It’s no secret that upon entering the workforce many designers find themselves longing for the intellectual environment of their school days. Trapped under the weight of practical concerns, finding an outlet for freedom and exploration in design thinking can be difficult. It’s within this deficit that the Spanish global bathroom brand Roca is driving a force for change with rocagallery.com, an online platform hosting thoughtful dialogue, spirited debate and useful precedents specifically developed for practicing architects and designers.
Emerging from the salon atmosphere of lectures, talks and events hosted in Roca’s showrooms, designed by the likes of Zaha Hadid Architects and MAD, rocagallery.com is establishing a space for this intellectually stimulating environment in the virtual world. Hand-picked by a diverse committee of designers, authors of Roca Gallery’s equally diverse articles are challenged to share their best wisdom on a particular topic determined by the editorial committee.
Featuring serious contributors such as Shigeru Ban and Aaron Betsky, to name just a few, Roca Gallery unlocks valuable knowledge and perspectives that would otherwise remain trapped in some of the best design minds of our time. Below you can find introductions and links to some of rocagallery.com’s best features, sorted by the topics their expert committee regularly develops and changes.
Long employed by architects to elicit emotional reactions in the inhabitants of the environments they design, the effects of color in space have, up until now, never undergone significant scientific evaluation. In this feature, color scientist Dimitris Mylonas reveals the rapidly expanding world of neurological research into color perception. Focusing on the possibilities and limitations of language in describing color, Mylonas discusses cutting-edge research into the linguistic gaps between cultural and biological experiences of color.
This in-depth interview with well known Japanese architect Shigeru Ban captures a working process that uncovers why his projects seem to be defining architecture’s current zeitgeist. Focusing on Ban’s small-scale disaster relief projects, typically made from overlooked materials such as cardboard tubes, the architect muses on temporariness and aesthetics by considering the changes building materials undergo over time. The architect demonstrates how designers can achieve the best of both beauty and sustainability with incredibly limited resources.
An overview of architecture’s fledgling physiological realm by Australian design journalist Julia Fairley places this developing field in a refreshing, up-to-date context. Examining the latest developments in spatial neuroscience, Fairley covers contemporary methods, best practices and historical precedents in a corner of the architecture profession that’s poised to bring evidence-based design into the mainstream, potentially changing the way buildings are designed for many years to come.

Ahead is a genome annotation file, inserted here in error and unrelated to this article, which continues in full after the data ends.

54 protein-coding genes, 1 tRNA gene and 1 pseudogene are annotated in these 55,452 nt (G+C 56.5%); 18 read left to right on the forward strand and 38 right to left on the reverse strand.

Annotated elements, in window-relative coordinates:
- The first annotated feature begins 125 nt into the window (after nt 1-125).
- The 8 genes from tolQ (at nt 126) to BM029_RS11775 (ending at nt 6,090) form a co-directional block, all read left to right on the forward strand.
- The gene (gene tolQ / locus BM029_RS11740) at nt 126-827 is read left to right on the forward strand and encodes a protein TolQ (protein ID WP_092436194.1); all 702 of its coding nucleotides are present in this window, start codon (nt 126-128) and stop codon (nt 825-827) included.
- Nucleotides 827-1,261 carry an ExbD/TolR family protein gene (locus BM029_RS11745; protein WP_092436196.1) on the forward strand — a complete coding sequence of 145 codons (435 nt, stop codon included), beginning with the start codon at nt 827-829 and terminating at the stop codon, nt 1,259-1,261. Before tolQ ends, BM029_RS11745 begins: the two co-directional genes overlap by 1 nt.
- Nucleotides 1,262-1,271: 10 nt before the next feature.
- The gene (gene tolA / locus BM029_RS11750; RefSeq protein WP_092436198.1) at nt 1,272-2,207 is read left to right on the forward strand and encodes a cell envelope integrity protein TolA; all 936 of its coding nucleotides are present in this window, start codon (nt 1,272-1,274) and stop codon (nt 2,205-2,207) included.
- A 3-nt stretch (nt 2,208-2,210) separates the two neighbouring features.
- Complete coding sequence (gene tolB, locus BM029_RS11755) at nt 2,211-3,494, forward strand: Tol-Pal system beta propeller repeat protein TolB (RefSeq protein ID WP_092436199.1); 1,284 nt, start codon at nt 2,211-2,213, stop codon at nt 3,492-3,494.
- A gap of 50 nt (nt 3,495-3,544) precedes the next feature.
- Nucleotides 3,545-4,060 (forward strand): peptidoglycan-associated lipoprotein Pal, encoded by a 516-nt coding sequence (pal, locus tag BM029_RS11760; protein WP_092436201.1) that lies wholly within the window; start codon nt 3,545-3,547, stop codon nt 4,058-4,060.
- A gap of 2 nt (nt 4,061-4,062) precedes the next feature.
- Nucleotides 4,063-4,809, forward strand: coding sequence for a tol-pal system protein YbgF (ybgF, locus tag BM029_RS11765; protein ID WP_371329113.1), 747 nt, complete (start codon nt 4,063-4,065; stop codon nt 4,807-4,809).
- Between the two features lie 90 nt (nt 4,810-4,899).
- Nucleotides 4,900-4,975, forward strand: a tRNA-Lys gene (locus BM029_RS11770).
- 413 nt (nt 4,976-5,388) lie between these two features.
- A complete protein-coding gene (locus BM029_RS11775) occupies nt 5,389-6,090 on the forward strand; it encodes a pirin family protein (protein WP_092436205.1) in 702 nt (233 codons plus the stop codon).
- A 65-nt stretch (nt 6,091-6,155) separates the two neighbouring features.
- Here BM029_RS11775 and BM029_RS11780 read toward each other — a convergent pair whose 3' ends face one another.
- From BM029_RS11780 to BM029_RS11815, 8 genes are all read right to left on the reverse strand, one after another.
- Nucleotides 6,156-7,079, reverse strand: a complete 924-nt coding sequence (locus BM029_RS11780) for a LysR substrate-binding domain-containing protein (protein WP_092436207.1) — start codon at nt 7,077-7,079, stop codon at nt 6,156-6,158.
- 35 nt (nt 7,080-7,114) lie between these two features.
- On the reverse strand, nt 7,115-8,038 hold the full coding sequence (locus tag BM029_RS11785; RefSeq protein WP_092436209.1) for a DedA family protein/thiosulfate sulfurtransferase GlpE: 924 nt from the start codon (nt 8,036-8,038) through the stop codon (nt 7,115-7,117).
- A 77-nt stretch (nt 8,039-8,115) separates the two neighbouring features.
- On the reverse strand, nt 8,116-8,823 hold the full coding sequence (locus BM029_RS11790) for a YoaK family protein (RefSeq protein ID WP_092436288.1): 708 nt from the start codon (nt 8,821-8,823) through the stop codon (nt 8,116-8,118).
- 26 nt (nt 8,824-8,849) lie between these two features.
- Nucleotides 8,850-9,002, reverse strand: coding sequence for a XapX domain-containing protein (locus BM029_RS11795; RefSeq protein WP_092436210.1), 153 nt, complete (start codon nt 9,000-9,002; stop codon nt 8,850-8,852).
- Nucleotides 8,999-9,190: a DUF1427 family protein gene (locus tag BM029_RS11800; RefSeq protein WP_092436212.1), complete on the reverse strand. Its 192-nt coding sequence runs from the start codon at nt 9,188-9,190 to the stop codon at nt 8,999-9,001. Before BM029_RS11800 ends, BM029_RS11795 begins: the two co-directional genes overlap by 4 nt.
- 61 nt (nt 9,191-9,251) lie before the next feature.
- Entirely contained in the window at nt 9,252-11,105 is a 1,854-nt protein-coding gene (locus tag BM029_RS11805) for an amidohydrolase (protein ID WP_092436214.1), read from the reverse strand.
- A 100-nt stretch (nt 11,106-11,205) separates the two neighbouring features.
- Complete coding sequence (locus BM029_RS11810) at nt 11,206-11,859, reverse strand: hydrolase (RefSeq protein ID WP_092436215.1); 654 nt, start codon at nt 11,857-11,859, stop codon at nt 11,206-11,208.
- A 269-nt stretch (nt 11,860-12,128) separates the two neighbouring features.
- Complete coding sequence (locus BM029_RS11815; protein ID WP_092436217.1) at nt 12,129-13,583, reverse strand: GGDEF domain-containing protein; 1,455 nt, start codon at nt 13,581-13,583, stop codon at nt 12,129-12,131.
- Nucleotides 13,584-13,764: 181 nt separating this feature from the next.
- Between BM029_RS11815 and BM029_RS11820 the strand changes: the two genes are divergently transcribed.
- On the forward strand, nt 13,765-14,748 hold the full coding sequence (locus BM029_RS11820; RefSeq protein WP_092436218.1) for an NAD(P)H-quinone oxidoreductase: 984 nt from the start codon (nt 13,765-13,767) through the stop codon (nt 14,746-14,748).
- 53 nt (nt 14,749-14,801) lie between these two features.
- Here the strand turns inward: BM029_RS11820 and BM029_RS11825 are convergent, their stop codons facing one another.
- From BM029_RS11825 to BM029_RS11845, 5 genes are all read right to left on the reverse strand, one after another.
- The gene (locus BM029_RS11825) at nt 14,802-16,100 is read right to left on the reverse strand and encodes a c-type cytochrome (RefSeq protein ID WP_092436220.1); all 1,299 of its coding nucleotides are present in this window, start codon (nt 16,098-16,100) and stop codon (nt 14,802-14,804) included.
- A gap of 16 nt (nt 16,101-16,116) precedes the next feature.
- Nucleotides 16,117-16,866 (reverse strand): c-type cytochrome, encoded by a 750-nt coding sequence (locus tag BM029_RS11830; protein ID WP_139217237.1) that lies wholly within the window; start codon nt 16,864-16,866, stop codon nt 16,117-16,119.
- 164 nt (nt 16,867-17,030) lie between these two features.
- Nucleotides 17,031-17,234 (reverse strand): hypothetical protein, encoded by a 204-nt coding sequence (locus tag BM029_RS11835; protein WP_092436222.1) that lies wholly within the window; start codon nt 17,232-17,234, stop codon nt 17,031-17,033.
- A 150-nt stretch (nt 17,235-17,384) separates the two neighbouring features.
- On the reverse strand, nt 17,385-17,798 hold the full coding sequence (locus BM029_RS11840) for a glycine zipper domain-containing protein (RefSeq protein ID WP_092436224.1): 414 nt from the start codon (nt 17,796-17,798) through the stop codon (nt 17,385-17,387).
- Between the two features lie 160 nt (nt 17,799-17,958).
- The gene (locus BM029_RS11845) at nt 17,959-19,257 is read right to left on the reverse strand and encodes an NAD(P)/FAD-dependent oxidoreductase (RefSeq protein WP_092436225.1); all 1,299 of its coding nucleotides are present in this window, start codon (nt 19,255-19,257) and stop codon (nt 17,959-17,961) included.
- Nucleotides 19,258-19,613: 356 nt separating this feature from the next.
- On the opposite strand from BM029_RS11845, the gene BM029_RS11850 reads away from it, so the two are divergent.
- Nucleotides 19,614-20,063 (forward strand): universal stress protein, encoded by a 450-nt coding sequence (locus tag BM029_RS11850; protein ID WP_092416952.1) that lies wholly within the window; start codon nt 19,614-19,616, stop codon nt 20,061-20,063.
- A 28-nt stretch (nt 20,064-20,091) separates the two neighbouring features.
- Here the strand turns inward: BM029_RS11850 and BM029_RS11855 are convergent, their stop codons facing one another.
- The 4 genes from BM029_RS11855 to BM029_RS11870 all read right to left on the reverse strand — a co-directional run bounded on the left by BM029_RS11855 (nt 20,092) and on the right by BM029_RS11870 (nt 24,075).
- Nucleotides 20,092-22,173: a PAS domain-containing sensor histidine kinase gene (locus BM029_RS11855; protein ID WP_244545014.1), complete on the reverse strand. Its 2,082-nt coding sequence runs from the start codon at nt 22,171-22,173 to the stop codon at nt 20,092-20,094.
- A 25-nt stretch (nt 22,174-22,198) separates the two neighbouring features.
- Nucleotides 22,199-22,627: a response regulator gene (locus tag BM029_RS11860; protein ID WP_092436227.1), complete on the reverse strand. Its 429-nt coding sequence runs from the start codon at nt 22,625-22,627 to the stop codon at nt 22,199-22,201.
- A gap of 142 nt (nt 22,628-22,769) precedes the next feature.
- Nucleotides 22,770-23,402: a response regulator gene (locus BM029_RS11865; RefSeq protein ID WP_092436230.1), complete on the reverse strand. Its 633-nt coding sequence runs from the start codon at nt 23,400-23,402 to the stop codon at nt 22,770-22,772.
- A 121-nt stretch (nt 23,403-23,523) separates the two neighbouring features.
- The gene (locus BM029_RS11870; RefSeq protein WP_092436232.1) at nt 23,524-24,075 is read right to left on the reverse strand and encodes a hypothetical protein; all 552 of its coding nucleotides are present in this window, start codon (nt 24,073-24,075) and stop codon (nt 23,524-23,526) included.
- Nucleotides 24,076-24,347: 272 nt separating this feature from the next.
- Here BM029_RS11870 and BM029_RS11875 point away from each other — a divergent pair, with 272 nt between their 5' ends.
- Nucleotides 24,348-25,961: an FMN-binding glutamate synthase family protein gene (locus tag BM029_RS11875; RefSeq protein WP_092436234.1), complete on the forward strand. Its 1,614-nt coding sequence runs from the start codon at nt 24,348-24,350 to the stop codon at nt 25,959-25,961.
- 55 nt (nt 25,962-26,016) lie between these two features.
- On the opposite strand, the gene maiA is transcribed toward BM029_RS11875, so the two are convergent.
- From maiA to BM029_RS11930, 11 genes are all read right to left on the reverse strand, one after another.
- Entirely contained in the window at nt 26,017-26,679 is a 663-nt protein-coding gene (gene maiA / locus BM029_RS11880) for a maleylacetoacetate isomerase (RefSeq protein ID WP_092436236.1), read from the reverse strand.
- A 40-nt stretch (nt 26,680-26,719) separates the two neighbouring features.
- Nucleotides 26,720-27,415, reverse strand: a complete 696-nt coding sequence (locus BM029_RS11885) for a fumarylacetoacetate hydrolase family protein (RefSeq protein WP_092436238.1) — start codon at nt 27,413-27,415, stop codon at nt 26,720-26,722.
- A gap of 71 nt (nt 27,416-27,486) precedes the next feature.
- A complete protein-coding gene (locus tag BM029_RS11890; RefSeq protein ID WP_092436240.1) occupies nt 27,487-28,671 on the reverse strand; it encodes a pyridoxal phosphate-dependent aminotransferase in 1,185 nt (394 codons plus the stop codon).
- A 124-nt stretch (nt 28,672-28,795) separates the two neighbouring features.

MASS Design Group explores the futility facing popular notions of sustainable design in an inextricably interconnected world, and seeks ways to overcome these hurdles. Two Senior Principals from the forward-thinking firm identify the primary challenge as the lack of a global benchmark for every material-related decision architects face. They discuss MASS’ approach to this problem, which relies on intense up-front planning around a building’s materials and potential for local fabrication.
Breaking from established conventions is an imperative for designers to solve today’s most challenging environmental problems, according to Italian architect Mario Cucinella. As a widely experienced designer with AIA and RIBA credentials, Cucinella sees cultivation of a contrarian culture in the world’s architecture schools as the only way to bestow young designers with the courage needed to both think and practice effectively.
Long treated as single-purpose destinations on the edge of cities, the design of major sports stadiums has undergone a renaissance in recent years, as documented here by the London-based sports venue designer Maria Knutsson-Hall. Touring the latest trends and high-tech tools, Knutsson-Hall examines how architects are responding to the industry’s changing demands, such as designing stadiums as all-day destinations, optimizing the spectator experience and — most importantly — creating stadiums that fit into dense urban areas in ways that will complement and improve surrounding communities.
The rise of short-term rentals as a popular form of lodging for tourists in major cities is tackled in full by design publicist and branding consultant Carol VanderKloot. She examines both the up and downsides of the issue through the lens of city life: the boon short-term rentals can bring to cash-strapped urban homeowners while driving up housing costs for renters; diverting business from hotels while letting tourists experience a city like a local. VanderKloot surveys current legislation addressing this situation while noting it’s still emergent, and likely to change significantly in the near future.
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